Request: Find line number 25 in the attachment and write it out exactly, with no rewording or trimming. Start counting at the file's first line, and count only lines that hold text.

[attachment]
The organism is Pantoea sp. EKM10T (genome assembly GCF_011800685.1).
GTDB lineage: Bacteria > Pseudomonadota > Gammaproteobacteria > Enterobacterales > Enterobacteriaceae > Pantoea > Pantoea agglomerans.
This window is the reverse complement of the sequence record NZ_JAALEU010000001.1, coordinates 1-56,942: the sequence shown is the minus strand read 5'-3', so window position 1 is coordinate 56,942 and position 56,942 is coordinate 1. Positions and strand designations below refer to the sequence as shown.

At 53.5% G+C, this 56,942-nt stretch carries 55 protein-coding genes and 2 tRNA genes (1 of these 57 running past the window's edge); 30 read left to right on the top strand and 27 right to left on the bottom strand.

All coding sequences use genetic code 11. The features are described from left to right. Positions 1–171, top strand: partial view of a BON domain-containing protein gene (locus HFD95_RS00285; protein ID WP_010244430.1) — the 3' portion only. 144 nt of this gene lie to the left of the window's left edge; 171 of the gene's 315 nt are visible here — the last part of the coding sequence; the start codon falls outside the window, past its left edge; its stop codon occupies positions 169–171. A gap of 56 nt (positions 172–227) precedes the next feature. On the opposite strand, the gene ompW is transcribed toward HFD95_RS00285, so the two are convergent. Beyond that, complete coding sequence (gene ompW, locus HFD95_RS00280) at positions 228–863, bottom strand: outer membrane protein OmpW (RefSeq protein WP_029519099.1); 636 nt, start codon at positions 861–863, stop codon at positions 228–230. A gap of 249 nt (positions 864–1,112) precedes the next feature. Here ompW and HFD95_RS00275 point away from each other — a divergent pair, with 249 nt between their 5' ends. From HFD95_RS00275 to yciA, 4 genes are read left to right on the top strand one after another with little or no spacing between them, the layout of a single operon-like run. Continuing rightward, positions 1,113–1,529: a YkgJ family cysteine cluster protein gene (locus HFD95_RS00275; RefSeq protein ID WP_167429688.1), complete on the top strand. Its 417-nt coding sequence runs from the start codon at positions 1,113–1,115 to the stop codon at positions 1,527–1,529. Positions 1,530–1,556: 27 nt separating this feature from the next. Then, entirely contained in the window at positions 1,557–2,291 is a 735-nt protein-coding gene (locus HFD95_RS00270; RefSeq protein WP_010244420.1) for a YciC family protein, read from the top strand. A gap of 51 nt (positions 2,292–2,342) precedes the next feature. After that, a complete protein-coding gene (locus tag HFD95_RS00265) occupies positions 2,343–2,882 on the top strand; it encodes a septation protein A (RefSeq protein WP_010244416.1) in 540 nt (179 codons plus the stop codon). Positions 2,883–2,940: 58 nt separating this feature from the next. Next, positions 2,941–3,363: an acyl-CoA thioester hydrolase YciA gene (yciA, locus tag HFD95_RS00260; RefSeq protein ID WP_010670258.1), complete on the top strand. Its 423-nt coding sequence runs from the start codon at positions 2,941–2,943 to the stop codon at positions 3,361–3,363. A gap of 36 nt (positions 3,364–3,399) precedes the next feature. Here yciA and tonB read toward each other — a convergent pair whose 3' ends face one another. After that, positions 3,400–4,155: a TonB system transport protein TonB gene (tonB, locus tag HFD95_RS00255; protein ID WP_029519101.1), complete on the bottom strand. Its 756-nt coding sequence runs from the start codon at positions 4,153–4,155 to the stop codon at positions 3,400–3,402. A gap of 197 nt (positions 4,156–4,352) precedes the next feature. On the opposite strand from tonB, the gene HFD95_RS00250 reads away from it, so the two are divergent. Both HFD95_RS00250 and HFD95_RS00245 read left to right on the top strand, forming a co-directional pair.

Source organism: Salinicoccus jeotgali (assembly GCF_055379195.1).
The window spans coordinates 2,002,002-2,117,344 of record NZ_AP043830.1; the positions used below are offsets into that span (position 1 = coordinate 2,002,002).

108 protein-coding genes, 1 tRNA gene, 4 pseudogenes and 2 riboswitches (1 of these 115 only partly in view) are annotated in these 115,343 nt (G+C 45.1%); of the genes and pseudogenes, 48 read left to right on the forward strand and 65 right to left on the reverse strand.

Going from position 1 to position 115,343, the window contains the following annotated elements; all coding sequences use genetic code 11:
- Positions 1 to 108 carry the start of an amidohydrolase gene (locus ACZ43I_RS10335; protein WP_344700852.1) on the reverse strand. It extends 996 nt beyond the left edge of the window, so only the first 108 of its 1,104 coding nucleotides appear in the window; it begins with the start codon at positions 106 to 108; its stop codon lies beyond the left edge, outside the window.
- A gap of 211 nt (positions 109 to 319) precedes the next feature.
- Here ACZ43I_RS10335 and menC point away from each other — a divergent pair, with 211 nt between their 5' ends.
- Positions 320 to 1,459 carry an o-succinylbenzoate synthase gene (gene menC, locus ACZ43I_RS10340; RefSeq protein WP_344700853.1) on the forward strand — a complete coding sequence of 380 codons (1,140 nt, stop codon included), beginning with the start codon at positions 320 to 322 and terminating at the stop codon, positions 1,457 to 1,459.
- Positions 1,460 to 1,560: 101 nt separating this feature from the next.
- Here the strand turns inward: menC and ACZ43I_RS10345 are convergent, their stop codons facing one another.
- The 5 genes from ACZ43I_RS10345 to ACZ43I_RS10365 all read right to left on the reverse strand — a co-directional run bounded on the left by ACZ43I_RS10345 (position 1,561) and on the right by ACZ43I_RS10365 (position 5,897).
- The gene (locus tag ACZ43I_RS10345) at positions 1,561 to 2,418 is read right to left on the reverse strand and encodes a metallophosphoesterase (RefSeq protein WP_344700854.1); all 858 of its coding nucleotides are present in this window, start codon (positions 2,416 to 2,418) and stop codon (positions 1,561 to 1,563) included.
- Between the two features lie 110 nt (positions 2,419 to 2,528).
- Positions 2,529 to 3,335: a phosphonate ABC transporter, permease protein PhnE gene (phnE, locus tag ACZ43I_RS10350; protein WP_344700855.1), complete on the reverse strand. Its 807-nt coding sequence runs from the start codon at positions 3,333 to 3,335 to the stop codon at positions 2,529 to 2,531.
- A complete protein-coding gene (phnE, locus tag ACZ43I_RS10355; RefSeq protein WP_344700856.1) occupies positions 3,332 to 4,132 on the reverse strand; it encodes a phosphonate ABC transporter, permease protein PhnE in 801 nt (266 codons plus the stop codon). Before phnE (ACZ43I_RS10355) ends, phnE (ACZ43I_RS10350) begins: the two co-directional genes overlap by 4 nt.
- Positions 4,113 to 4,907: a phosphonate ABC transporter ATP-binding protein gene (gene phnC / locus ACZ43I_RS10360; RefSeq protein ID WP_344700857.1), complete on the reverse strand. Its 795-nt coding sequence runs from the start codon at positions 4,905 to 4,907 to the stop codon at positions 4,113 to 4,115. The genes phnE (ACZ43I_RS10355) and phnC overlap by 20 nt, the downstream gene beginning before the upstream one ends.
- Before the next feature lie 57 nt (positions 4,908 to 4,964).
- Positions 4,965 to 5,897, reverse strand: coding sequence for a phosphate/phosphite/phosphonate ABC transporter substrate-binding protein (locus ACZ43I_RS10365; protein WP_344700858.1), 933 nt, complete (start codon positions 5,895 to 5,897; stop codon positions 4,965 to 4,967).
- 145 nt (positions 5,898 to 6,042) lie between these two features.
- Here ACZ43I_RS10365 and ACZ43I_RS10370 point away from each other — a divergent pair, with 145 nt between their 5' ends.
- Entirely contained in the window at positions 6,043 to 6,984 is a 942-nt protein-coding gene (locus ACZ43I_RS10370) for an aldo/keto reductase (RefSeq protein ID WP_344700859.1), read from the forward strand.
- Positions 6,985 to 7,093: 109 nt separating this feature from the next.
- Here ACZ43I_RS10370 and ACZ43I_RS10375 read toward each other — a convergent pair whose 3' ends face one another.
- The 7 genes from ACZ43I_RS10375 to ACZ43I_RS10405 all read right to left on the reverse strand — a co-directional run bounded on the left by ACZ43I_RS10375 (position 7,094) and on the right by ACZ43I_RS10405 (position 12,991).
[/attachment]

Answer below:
- Here ACZ43I_RS10365 and ACZ43I_RS10370 point away from each other — a divergent pair, with 145 nt between their 5' ends.